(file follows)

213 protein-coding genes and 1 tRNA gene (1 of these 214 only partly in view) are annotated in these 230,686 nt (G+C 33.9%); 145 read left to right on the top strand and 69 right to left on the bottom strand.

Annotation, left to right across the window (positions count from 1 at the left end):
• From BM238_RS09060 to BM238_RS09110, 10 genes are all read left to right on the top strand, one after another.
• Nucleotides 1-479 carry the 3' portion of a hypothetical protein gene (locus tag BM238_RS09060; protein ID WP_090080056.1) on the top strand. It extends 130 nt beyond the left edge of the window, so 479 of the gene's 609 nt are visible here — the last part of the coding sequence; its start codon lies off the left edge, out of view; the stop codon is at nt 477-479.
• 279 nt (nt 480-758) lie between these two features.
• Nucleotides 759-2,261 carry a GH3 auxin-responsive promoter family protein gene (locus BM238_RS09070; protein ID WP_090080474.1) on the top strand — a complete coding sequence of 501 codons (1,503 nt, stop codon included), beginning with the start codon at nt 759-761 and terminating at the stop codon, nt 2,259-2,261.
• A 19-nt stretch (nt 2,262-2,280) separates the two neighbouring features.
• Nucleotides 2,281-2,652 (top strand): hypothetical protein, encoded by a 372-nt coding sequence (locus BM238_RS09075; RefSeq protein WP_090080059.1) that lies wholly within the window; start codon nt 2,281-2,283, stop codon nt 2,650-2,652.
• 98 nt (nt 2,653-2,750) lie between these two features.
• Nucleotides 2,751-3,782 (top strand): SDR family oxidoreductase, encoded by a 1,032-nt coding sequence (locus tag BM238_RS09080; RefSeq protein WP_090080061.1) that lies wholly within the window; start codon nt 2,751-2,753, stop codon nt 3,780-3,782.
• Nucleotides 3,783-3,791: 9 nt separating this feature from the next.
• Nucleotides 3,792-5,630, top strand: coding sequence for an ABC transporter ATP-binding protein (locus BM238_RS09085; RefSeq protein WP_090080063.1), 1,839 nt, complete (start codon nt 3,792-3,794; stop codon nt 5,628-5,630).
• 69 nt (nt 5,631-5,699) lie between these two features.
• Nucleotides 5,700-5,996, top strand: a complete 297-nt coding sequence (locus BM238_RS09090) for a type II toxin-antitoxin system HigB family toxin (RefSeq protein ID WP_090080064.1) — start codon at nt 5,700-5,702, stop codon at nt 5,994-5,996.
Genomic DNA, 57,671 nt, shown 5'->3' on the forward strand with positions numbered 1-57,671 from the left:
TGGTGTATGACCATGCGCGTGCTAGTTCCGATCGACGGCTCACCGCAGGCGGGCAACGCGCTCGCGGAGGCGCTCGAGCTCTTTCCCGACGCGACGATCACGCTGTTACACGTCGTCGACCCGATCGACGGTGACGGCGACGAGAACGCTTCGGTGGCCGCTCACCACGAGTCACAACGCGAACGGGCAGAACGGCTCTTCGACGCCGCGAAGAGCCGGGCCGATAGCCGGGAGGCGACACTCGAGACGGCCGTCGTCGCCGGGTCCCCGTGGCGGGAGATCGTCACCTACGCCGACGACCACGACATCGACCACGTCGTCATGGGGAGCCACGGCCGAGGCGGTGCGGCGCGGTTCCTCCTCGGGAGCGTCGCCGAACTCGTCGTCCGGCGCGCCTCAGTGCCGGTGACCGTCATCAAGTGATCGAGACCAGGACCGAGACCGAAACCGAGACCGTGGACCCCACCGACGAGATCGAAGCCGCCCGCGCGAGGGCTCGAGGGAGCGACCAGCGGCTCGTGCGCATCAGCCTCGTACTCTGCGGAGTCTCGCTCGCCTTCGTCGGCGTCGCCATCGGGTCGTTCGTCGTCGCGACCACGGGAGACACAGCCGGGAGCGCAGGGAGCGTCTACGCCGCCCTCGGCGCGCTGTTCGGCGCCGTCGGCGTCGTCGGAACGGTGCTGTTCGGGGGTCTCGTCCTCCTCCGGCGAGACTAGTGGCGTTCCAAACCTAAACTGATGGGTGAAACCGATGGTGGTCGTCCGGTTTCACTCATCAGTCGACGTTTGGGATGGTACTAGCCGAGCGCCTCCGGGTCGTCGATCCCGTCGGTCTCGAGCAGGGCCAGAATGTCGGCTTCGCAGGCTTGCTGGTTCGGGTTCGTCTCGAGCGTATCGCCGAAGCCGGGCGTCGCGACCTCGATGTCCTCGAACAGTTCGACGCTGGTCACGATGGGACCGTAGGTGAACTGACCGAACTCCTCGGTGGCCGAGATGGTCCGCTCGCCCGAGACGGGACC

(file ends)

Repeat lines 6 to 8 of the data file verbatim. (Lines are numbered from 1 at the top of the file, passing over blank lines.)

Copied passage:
• Nucleotides 759-2,261 carry a GH3 auxin-responsive promoter family protein gene (locus BM238_RS09070; protein ID WP_090080474.1) on the top strand — a complete coding sequence of 501 codons (1,503 nt, stop codon included), beginning with the start codon at nt 759-761 and terminating at the stop codon, nt 2,259-2,261.
• A 19-nt stretch (nt 2,262-2,280) separates the two neighbouring features.
• Nucleotides 2,281-2,652 (top strand): hypothetical protein, encoded by a 372-nt coding sequence (locus BM238_RS09075; RefSeq protein WP_090080059.1) that lies wholly within the window; start codon nt 2,281-2,283, stop codon nt 2,650-2,652.